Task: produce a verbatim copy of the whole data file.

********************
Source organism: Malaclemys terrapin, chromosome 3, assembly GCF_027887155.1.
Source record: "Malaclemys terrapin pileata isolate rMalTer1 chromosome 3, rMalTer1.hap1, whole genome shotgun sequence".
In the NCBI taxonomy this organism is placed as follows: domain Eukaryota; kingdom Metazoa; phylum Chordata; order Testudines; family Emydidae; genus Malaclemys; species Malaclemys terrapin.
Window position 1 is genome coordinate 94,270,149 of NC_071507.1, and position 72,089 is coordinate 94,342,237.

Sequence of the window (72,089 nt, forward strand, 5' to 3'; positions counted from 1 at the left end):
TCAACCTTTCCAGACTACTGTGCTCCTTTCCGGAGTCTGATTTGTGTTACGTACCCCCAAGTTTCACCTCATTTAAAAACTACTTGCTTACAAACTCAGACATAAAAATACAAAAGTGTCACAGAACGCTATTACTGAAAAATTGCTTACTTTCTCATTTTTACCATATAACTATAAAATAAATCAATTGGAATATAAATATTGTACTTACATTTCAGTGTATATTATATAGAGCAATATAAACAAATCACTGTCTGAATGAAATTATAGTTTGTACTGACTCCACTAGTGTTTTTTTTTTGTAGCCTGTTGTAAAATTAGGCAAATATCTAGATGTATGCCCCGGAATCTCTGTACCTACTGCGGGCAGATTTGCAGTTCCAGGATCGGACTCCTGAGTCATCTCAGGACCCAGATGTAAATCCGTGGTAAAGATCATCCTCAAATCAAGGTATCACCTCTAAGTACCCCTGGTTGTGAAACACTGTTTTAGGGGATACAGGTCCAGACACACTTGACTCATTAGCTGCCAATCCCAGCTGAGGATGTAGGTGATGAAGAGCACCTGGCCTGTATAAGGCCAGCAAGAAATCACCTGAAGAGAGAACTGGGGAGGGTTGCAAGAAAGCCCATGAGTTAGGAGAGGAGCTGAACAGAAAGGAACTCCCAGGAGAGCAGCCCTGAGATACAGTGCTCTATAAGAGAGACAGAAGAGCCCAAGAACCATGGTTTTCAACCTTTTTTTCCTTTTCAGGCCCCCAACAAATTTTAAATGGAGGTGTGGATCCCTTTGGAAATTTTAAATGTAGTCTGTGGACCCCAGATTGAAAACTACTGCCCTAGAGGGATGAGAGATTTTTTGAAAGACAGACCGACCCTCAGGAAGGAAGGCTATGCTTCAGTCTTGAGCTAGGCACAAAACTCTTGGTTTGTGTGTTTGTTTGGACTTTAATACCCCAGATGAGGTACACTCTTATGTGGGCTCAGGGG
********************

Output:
Source organism: Malaclemys terrapin, chromosome 3, assembly GCF_027887155.1.
Source record: "Malaclemys terrapin pileata isolate rMalTer1 chromosome 3, rMalTer1.hap1, whole genome shotgun sequence".
In the NCBI taxonomy this organism is placed as follows: domain Eukaryota; kingdom Metazoa; phylum Chordata; order Testudines; family Emydidae; genus Malaclemys; species Malaclemys terrapin.
Window position 1 is genome coordinate 94,270,149 of NC_071507.1, and position 72,089 is coordinate 94,342,237.

Sequence of the window (72,089 nt, forward strand, 5' to 3'; positions counted from 1 at the left end):
TCAACCTTTCCAGACTACTGTGCTCCTTTCCGGAGTCTGATTTGTGTTACGTACCCCCAAGTTTCACCTCATTTAAAAACTACTTGCTTACAAACTCAGACATAAAAATACAAAAGTGTCACAGAACGCTATTACTGAAAAATTGCTTACTTTCTCATTTTTACCATATAACTATAAAATAAATCAATTGGAATATAAATATTGTACTTACATTTCAGTGTATATTATATAGAGCAATATAAACAAATCACTGTCTGAATGAAATTATAGTTTGTACTGACTCCACTAGTGTTTTTTTTTTGTAGCCTGTTGTAAAATTAGGCAAATATCTAGATGTATGCCCCGGAATCTCTGTACCTACTGCGGGCAGATTTGCAGTTCCAGGATCGGACTCCTGAGTCATCTCAGGACCCAGATGTAAATCCGTGGTAAAGATCATCCTCAAATCAAGGTATCACCTCTAAGTACCCCTGGTTGTGAAACACTGTTTTAGGGGATACAGGTCCAGACACACTTGACTCATTAGCTGCCAATCCCAGCTGAGGATGTAGGTGATGAAGAGCACCTGGCCTGTATAAGGCCAGCAAGAAATCACCTGAAGAGAGAACTGGGGAGGGTTGCAAGAAAGCCCATGAGTTAGGAGAGGAGCTGAACAGAAAGGAACTCCCAGGAGAGCAGCCCTGAGATACAGTGCTCTATAAGAGAGACAGAAGAGCCCAAGAACCATGGTTTTCAACCTTTTTTTCCTTTTCAGGCCCCCAACAAATTTTAAATGGAGGTGTGGATCCCTTTGGAAATTTTAAATGTAGTCTGTGGACCCCAGATTGAAAACTACTGCCCTAGAGGGATGAGAGATTTTTTGAAAGACAGACCGACCCTCAGGAAGGAAGGCTATGCTTCAGTCTTGAGCTAGGCACAAAACTCTTGGTTTGTGTGTTTGTTTGGACTTTAATACCCCAGATGAGGTACACTCTTATGTGGGCTCAGGGG